God’s Property Dance Ministry performs at the town of Hempstead’s...

God’s Property Dance Ministry performs at the town of Hempstead’s annual Juneteenth celebration Tuesday. Credit: Corey Sipkin

On Tuesday, Hempstead Town Hall was full of musical entertainment, smiles from children and cultural pride during its annual Juneteenth celebration.

The event, led by Deputy Supervisor Dorothy L. Goosby and organized by town hall staff, featured an array of performances by children from the Uniondale Show Choir, Darlene Allen’s Kids, God’s Property Dance Ministry and more.

Goosby said the celebration unites the community together and allows local children to lift their voices and express themselves.

“We invite the community and they learn and come to celebrate with us because they enjoy it,” Goosby said. “Those kids love this. They get the chance to do things they've never had the opportunity to do before. And that's important to them and we make sure to let them know how great they are.”

Juneteenth, short for "June Nineteenth," marks June 19, 1865, as the day Major General Gordon Granger led Union soldiers to Galveston, Texas to announce the end of the Civil War and proclaim freedom for enslaved people.

This announcement came over two years after President Abraham Lincoln's Emancipation Proclamation had officially outlawed slavery in the Southern states.

On June 17, 2021, President Joe Biden signed the Juneteenth National Independence Day Act, officially making June 19 a federal holiday.

“I'm glad that they passed a bill because it really means a lot,” said Bishop Willie Fowler. “Education is very important not just for us, but for others who don't even look like us to get an understanding of who we are.”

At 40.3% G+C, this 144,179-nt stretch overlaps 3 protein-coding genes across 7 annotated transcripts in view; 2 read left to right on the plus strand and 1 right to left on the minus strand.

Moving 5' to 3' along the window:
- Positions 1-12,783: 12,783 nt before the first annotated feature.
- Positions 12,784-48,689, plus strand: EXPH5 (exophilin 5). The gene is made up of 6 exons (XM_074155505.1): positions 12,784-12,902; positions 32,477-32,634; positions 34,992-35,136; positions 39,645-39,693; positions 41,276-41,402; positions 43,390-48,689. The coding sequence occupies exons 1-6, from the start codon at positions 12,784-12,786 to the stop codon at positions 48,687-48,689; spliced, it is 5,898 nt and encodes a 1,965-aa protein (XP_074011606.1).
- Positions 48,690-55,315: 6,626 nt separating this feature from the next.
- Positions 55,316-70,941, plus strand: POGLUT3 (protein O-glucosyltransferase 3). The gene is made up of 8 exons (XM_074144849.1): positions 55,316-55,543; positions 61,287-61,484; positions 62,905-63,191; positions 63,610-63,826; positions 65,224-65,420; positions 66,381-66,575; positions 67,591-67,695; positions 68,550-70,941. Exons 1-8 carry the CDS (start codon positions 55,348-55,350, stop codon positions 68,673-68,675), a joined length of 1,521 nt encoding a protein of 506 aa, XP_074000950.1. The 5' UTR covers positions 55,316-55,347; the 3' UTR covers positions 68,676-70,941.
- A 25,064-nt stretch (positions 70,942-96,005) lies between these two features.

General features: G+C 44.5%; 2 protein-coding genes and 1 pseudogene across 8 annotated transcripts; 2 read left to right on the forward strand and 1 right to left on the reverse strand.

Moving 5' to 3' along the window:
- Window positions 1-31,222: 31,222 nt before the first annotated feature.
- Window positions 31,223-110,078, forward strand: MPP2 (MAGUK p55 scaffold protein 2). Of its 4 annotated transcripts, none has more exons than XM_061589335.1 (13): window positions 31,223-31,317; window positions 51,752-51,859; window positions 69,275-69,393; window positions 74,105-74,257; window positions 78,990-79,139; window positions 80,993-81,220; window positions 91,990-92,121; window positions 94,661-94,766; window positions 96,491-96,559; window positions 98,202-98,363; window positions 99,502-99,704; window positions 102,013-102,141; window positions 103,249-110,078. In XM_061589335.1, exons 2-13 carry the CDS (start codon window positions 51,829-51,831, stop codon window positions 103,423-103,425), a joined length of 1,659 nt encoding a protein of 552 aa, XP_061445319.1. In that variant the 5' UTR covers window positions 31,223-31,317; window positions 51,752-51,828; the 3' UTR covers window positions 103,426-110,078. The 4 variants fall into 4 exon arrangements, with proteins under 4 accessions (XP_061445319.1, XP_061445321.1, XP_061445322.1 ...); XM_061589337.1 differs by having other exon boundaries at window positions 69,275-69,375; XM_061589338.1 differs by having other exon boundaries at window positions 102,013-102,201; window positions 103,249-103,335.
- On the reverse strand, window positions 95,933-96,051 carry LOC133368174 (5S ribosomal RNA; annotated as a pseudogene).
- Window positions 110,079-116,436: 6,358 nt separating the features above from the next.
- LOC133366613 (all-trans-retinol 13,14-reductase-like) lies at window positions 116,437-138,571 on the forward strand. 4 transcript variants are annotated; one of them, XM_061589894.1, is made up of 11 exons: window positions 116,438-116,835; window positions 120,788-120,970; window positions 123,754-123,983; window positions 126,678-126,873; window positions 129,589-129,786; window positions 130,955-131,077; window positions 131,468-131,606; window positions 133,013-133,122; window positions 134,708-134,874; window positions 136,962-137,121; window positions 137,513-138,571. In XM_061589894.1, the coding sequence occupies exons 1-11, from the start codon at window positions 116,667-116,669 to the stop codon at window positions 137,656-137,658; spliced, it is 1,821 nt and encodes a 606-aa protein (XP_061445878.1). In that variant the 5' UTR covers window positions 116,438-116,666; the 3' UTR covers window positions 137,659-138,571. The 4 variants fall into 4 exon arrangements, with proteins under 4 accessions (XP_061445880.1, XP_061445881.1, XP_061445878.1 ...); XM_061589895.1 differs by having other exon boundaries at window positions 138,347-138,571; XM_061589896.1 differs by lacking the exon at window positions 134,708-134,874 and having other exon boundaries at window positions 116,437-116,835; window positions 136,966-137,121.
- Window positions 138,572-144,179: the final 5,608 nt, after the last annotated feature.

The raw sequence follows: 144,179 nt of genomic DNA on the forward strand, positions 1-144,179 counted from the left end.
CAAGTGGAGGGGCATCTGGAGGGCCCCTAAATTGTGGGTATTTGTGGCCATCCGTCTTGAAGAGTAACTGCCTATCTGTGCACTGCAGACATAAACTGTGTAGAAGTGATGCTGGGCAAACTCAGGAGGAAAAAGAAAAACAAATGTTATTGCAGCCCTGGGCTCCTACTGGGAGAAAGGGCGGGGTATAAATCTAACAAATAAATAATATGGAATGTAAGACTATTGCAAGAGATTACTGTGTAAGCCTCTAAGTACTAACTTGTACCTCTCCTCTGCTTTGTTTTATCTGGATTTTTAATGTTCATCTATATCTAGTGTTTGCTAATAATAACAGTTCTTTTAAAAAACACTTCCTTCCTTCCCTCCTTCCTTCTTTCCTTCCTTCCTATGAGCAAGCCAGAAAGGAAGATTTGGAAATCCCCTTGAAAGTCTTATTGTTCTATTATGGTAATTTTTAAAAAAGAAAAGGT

The event also gave the stage to young community members, who educated the audience on the genesis of Juneteenth, its historical significance and the sacrifices that were made to secure the emancipation of Black people.

“This experience really expanded our horizons and we had the privilege to minister to the audience and show the emotion of what it feels like to be free and liberated from the shackles that our people have been through,” said God’s Property dancer Ashley McClymont, 17, of Springfield, Queens.

Most Suffolk County employees have the federal holiday off, spokesman Mike Martino told Newsday, while Nassau County does not allow employees to take it — drawing the condemnation of the New York State Black, Puerto Rican, Hispanic, and Asian Legislative Caucus.

Assemb. Michaelle Solages (D-Elmont), a caucus chairwoman, said in a statement Tuesday: “Nassau County represents several unique cultures and ethnicities, some of which are being disregarded by this upsetting decision. Although the County held a recent Juneteenth celebration, the Nassau County Government refuses to recognize Juneteenth as a paid County holiday, unlike the federal and state governments.”

Her statement continued: “Ignoring the actual significance of this anniversary is a disservice to those who were liberated as well as their descendants.”

In February 2022, Nassau Legis. Siela Bynoe (D-Westbury) filed a bill requiring the county to recognize Juneteenth as a county holiday. Majority Republicans in the Nassau County Legislature never called the bill for a vote.

County officials have said Nassau cannot recognize the holiday until it's been negotiated into union contracts. Representatives for county Executive Bruce Blakeman and majority Republicans in the county legislature did not respond to a request for comment Tuesday.

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